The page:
The last few days I have been spending the evenings off the computer between the pages of an enthralling book and humming and tapping my toes along with Fred and Jane. Sadly though, I've enjoyed these moments alone because Aaron has been studying yet again for the gmat (second time!). But he still comes upstairs when I call, to laugh with me at Fred's silly outfits. Have you ever noticed?
One of the mini goals I made for myself this year was to finally get around to making my own crème fraîche. It's was one of those things where after I found I had made it four weeks in a row, I wondered why it wasn't always so. I try not to live in the past, regretting what could've been, and instead try to focus on enjoying the present moment. Gratefully, crème fraîche makes that an easier task. Have you ever had it? It's wonderful. The beautiful marriage of active cultures and whole cream is luscious, a little snappy, incomparable. go. make this. today. It almost seems silly because it's such a simple recipe. The type of recipe I can see a mother or gran teaching their children, showing how magic is made with some cream, a spoonful of yogurt, a nurturing environment, and a bit of time.
A number of life lessons could be taught alongside, no?
from all over
1 Tablespoon plain yogurt (made with whole milk)
1 cup whole cream
Combine the yogurt and cream in a glass, enamel or other non-reactive pot or jar. Cover loosely and allow to sit at room temperature until thick. Depending on the warmth of the environment, it may thicken in 6 - 8 hours, or up to 36 hours.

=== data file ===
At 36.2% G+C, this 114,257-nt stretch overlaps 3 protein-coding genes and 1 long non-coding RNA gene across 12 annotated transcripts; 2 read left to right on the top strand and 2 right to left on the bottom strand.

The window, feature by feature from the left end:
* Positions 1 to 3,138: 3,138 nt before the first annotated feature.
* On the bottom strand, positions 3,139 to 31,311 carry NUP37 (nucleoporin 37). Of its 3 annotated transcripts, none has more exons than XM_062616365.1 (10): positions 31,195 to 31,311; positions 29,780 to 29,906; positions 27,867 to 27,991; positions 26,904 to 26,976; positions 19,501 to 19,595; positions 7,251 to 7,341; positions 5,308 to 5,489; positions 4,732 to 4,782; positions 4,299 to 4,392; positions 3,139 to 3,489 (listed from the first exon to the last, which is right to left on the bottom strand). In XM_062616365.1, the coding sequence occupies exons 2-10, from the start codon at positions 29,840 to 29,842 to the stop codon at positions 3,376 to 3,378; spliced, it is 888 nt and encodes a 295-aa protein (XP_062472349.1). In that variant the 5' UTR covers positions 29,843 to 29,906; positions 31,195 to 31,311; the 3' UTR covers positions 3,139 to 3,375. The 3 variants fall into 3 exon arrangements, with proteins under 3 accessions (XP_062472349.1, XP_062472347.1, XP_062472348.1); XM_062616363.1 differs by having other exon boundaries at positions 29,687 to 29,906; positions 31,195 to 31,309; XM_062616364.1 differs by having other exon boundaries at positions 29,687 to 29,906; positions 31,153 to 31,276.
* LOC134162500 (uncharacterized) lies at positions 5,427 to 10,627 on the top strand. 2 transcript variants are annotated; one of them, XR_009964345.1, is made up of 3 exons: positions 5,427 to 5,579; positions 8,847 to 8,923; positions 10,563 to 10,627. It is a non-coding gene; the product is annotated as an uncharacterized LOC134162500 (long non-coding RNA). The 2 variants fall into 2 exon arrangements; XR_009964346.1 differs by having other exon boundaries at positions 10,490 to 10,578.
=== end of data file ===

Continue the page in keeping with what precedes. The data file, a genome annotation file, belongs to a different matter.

Store in the refrigerator for a week and up to ten days.
Look for yogurt that has very few ingredients, like "cultured whole milk".
If you have a large enough jar, double, triple, or even quadruple this recipe.
Alternatively you can warm the mixture to about 70 - 80 degrees over heat before allowing to sit at room temperature (this might be ideal with a larger batch). It will make the thickening time considerably shorter.
Traditionally, crème fraîche is made with buttermilk, but I like the cultures in yogurt.
Don't be afraid about the cream sitting at room temperature. I am making a brazen assumption that those who may be timid are probably American, - why do we feel the need to kill so much of what we eat? the live benign bacteria in the yogurt/buttermilk that grow and thicken the cream are exactly how they are described, benign, meaning harmless. If you are still a little wary, be sure to thoroughly clean and dry the utinsels and jars you will be using to make the crème fraîche.
vegan? This recipe works with coconut cream and soy/almond yogurt with active cultures, although the mixture will be a bit more liquidy and not as thick.
Use crème fraîche as you would use sour cream or whipped cream. In savory dishes over meats, fish, in soups and sauces, in tarts, and pies, and puddings, etc. For sweet things add a bit of maple syrup and vanilla extract, then serve with ice cream, crisps, pies, parfaits, fresh fruit, (insert favorite dessert here), etc.